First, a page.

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I haven't seen anyone with official numbers. displaying the height of our trucks so I decided to pull it in the garage and measure up a couple of points. Keep in mind, this is a 2019 Trail Boss Custom, Z71, Crew Cab, Standard Bed, with ~3000miles. Everything is completely stock and the tank was 95% full. I measured the following heights; - all 4 corners(at the fender) measured at the center of the wheel - front diff (lowest point) - rear diff (lowest point) - front shroud/bumper (lowest point) I've taken the measurements twice, once SETTLED and once UNSETTLED. To better define the terms, the settled measurements were taken by simply driving the truck in the garage, and measuring. I weigh around 200lbs ( seems to matter as there was a little lean tot he driver side). The unsettled measurements were taken by, lifting the vehicle, front and back, just to the point where the tires were off, then slowly letting the jack down and removing it. SETTLED Measurements; DS front - 39 1/4" DS rear - 41 3/8" PS front - 39 1/2" PS rear - 41 3/8" front diff - 13" rear diff - 9" bumper - 13 5/16" UNSETTLED Measurements; DS front - 39 7/8" DS rear - 41 1/2" PS front - 40 1/8" PS rear - 41 3/8" front diff - 13 3/8" rear diff - 9" bumper - 14" I've added all the pictures to this gallery ----> I've attached a couple of critical photos I think everyone should be aware of.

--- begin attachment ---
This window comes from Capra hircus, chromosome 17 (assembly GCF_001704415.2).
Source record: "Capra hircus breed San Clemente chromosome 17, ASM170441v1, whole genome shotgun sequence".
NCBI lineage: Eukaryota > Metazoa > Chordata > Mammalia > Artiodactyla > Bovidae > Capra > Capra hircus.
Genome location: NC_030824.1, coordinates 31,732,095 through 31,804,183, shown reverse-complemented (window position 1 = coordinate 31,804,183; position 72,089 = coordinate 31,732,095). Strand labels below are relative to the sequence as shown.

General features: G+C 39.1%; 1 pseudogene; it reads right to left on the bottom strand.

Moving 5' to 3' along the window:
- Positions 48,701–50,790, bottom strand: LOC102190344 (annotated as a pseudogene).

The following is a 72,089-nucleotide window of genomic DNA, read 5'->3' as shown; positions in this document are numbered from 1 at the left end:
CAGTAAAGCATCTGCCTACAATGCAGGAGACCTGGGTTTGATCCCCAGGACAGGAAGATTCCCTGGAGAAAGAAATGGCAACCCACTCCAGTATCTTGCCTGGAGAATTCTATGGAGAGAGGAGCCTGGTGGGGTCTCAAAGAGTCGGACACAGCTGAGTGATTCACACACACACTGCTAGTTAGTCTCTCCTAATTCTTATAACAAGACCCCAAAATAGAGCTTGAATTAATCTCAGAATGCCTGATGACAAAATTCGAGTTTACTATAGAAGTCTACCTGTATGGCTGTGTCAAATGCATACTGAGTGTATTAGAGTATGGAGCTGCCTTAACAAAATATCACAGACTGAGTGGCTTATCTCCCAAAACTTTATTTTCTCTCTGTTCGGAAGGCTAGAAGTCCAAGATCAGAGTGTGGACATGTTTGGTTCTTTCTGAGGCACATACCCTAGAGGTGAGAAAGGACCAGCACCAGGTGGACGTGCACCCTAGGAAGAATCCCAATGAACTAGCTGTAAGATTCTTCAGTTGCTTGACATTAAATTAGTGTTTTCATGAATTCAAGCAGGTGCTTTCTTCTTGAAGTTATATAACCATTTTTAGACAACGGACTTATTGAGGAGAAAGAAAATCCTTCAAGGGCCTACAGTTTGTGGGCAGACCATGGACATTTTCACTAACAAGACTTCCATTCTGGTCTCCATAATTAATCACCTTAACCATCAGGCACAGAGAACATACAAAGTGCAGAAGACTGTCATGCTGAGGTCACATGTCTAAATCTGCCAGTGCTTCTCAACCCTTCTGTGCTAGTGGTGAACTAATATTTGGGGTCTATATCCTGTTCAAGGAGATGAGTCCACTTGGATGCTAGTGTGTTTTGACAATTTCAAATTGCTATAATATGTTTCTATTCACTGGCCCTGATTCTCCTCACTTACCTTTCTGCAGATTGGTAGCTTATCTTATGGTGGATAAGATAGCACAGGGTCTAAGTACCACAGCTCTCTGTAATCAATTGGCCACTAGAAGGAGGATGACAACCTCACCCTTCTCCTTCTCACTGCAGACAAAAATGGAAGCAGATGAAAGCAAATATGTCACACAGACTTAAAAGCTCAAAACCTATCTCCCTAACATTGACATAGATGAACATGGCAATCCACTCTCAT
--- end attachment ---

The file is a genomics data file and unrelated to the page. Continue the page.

This has been an on-going research project of mine. I discovered when I inquired about having the Trail Boss (TB) factory lift kit (GM part# 84629787) added to my 2019 LT Z71, that I could not have the kit installed due to the secondary composite leaf springs on my truck. Upon further investigation, I found that ONLY the LT with 5.3L (and LT with 3.0 diesel and short box) had the composite leaf springs preventing the truck from having a TB lift added. On the GMC side, I found out the Sierra Denali also uses the same leaf springs with composite secondary as the LT 5.3L. My first impression was, “why the heck would GM do this?” Why wouldn’t the LTZ or High Country (HC) have the the composite leaf? Why would only the mid-level LT have it? The Sierra Denali has it and it’s a $60K+ truck. My LT averages around $45K. I might be a little upset as a LTZ or HC owner to find out my rear suspension is the same as on any Custom trim truck, or even, the base W/T model. I’ve doing a lot of reading on composite leaf springs and there are more advantages to them than disadvantages. Though they are dimensionally bigger (thicker) than the steel counterpart, they weight a lot less, last longer, and offer better damping properties than steel. GM has had a good track record using composite leaf springs. The same technology has been used on the corvette since 1997 with the introduction of the C5. Disadvantages are minimal, such as, they are more expensive to produce, can burn up in a fire, and in this case, can’t be further bent or altered out of original specification. This must be the reason GM won’t allow the lift to be added to vehicles with a composite leaf. I’m sure the leaf could take the additional stress, GM engineers just want to play it safer than sorry. So with this, the Silverado LT 5.3L (and LT 3.0 diesel with short bed) and the Sierra Denali are the only trucks to use the composite leaf. Though I’m disappointed I won’t be able to get the TB lift added, I’m now pretty stoked to find out my LT has more mechanical innovation put into the suspension and I didn’t have to spend $15K+ more for a Sierra Denali to get it. However with this, it seems that if someone is looking for a top-end truck, the Denali would be the better choice over the HC which lacks the particular composite leaf spring feature, if that mattered to the buyer. For reference, attached here are the GM compatibility charts for the Silverado and Sierra to see if you can add the TB lift kit. Also here is a link to the previous discussion about the TB lift kit where you can find more detail about installation and issues surrounding the composite leaf springs.